NPR and its member stations have seen growth in on-demand listening in the last year, but audiences for their live digital streams are flat, according to data shared with station executives Nov. 19 at the Public Radio Super Regional conference in San Antonio.
Attendees heard that among 163 stations tracked by NPR, total downloaded hours of on-demand content increased 18 percent from January to August 2015, according to Steve Mulder, NPR’s senior director of audience insights. Unique users fell slightly, however.
The audience for NPR podcasts grew 21 percent from fall 2014 to fall 2015, and the total hours of NPR podcasts downloaded rose 45 percent over the same time frame, aided by the success of NPR’s Invisibilia early in the year.
“That’s just tremendous growth,” Mulder said. “That’s faster growth than any other channel, for sure, in terms of where listening is happening.”
As of spring 2015, roughly 5 to 10 percent of hours spent listening to public radio was to podcasts, though Mulder warned that “we don’t have a collective understanding yet of just how much listening there is to station podcasts.” Meanwhile, listening to live streams, once a growing part of public radio’s online listening, was flat from August 2013 to August 2015.
“I find that strange, to be honest,” Mulder added. “Because I think that we know how many folks are still moving their listening experiences from broadcast to digital, connected cars coming online slowly . . . . A lot of that still is growing, and yet we are seeing a whole lot of flat nothing going on here. To me, that is a warning sign.”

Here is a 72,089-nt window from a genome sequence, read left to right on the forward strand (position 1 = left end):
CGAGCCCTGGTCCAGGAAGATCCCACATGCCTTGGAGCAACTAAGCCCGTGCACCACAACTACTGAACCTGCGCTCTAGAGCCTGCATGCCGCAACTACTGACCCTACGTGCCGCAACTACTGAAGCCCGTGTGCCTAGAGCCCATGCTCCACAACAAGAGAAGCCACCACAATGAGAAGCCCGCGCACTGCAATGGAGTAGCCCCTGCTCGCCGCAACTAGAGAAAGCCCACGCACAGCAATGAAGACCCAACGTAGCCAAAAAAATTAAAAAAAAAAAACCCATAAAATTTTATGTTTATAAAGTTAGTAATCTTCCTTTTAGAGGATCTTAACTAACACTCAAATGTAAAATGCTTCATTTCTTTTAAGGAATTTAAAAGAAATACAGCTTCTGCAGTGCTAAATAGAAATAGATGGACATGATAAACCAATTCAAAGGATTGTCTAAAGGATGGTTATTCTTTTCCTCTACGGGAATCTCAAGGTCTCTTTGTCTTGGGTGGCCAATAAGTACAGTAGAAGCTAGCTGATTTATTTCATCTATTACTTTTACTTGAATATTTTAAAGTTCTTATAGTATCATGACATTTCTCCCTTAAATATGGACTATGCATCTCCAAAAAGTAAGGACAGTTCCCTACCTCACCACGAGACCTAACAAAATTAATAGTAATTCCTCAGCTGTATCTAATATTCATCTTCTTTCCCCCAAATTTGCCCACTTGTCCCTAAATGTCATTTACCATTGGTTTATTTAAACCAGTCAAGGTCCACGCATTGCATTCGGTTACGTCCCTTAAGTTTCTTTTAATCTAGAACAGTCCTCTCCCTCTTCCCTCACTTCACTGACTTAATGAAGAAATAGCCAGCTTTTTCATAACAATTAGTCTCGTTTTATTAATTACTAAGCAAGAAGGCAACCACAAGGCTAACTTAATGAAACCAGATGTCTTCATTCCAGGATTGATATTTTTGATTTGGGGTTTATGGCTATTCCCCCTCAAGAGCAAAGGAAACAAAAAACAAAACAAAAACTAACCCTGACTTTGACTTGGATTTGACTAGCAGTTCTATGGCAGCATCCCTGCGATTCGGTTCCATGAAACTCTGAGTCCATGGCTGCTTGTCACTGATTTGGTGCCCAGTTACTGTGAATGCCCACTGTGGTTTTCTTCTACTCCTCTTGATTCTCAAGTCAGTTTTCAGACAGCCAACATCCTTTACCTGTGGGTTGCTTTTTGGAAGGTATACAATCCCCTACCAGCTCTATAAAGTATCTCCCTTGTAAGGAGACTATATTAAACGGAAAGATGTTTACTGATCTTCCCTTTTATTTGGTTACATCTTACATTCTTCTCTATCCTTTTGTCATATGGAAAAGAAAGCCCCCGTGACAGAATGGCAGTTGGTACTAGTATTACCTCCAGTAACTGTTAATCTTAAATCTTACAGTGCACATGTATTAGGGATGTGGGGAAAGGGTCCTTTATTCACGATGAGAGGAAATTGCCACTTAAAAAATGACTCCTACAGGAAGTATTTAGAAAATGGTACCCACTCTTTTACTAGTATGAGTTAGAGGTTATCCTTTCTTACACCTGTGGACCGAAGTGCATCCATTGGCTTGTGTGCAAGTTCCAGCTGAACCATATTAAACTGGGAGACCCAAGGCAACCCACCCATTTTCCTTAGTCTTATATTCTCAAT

Radio still accounts for the great majority of listening to NPR and stations, Mulder said. Yet recent data shared by NPR shows that those audiences have dipped as well over the last five years, especially among younger listeners.
The growth in podcast listening has also benefited Radiotopia, the podcast network helmed by Public Radio Exchange. The network’s 13 shows have reached a total of 9 million monthly downloads, according to PRX COO Kerri Hoffman, up from 6 million monthly downloads for 11 shows in May. Hoffman shared the data during the Super Regional session.
In a fall fundraising campaign, Radiotopia also raised contributions from over 19,000 people, Hoffman said.
Hoffman encouraged public radio execs to embrace side projects in podcasting that staffers might be working on, even if it’s not immediately clear how to make money from them. Discouraging them, she said, could lead to a loss of new content ideas or staffers leaving. And podcasts have the potential to attract a younger audience, she added.
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